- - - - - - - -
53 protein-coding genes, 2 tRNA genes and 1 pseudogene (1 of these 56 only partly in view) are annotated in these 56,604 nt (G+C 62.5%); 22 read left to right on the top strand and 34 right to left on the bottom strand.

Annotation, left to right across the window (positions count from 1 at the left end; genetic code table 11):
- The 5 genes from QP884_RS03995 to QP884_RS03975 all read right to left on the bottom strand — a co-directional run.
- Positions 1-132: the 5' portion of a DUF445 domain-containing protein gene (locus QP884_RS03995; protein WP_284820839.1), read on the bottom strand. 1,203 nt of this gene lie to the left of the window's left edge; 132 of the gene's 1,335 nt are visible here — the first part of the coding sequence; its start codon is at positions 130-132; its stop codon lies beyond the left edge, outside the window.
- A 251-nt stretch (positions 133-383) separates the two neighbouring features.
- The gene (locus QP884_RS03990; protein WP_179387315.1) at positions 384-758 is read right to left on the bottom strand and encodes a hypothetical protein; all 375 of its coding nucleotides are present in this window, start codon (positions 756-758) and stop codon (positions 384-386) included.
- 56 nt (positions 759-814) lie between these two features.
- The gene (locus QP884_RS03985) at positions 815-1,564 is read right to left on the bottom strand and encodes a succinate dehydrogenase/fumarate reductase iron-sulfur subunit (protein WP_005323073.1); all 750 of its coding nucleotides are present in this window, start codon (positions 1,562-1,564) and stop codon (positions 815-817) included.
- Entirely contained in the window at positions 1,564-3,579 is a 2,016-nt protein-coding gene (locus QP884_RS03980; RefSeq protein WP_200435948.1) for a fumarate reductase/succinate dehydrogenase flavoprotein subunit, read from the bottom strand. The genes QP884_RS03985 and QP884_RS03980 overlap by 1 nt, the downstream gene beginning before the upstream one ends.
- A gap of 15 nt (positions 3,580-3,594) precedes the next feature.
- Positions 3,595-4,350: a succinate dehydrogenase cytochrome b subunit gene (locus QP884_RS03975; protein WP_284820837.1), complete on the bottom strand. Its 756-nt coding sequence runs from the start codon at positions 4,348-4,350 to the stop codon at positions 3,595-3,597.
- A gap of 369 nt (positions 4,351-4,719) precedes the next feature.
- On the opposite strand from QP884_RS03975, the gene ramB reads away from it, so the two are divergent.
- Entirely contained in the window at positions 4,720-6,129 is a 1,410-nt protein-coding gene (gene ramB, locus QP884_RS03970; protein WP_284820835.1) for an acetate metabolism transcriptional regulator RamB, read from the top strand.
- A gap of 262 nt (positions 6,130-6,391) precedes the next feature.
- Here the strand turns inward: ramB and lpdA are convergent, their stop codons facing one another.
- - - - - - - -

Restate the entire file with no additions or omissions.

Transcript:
53 protein-coding genes, 2 tRNA genes and 1 pseudogene (1 of these 56 only partly in view) are annotated in these 56,604 nt (G+C 62.5%); 22 read left to right on the top strand and 34 right to left on the bottom strand.

Annotation, left to right across the window (positions count from 1 at the left end; genetic code table 11):
- The 5 genes from QP884_RS03995 to QP884_RS03975 all read right to left on the bottom strand — a co-directional run.
- Positions 1-132: the 5' portion of a DUF445 domain-containing protein gene (locus QP884_RS03995; protein WP_284820839.1), read on the bottom strand. 1,203 nt of this gene lie to the left of the window's left edge; 132 of the gene's 1,335 nt are visible here — the first part of the coding sequence; its start codon is at positions 130-132; its stop codon lies beyond the left edge, outside the window.
- A 251-nt stretch (positions 133-383) separates the two neighbouring features.
- The gene (locus QP884_RS03990; protein WP_179387315.1) at positions 384-758 is read right to left on the bottom strand and encodes a hypothetical protein; all 375 of its coding nucleotides are present in this window, start codon (positions 756-758) and stop codon (positions 384-386) included.
- 56 nt (positions 759-814) lie between these two features.
- The gene (locus QP884_RS03985) at positions 815-1,564 is read right to left on the bottom strand and encodes a succinate dehydrogenase/fumarate reductase iron-sulfur subunit (protein WP_005323073.1); all 750 of its coding nucleotides are present in this window, start codon (positions 1,562-1,564) and stop codon (positions 815-817) included.
- Entirely contained in the window at positions 1,564-3,579 is a 2,016-nt protein-coding gene (locus QP884_RS03980; RefSeq protein WP_200435948.1) for a fumarate reductase/succinate dehydrogenase flavoprotein subunit, read from the bottom strand. The genes QP884_RS03985 and QP884_RS03980 overlap by 1 nt, the downstream gene beginning before the upstream one ends.
- A gap of 15 nt (positions 3,580-3,594) precedes the next feature.
- Positions 3,595-4,350: a succinate dehydrogenase cytochrome b subunit gene (locus QP884_RS03975; protein WP_284820837.1), complete on the bottom strand. Its 756-nt coding sequence runs from the start codon at positions 4,348-4,350 to the stop codon at positions 3,595-3,597.
- A gap of 369 nt (positions 4,351-4,719) precedes the next feature.
- On the opposite strand from QP884_RS03975, the gene ramB reads away from it, so the two are divergent.
- Entirely contained in the window at positions 4,720-6,129 is a 1,410-nt protein-coding gene (gene ramB, locus QP884_RS03970; protein WP_284820835.1) for an acetate metabolism transcriptional regulator RamB, read from the top strand.
- A gap of 262 nt (positions 6,130-6,391) precedes the next feature.
- Here the strand turns inward: ramB and lpdA are convergent, their stop codons facing one another.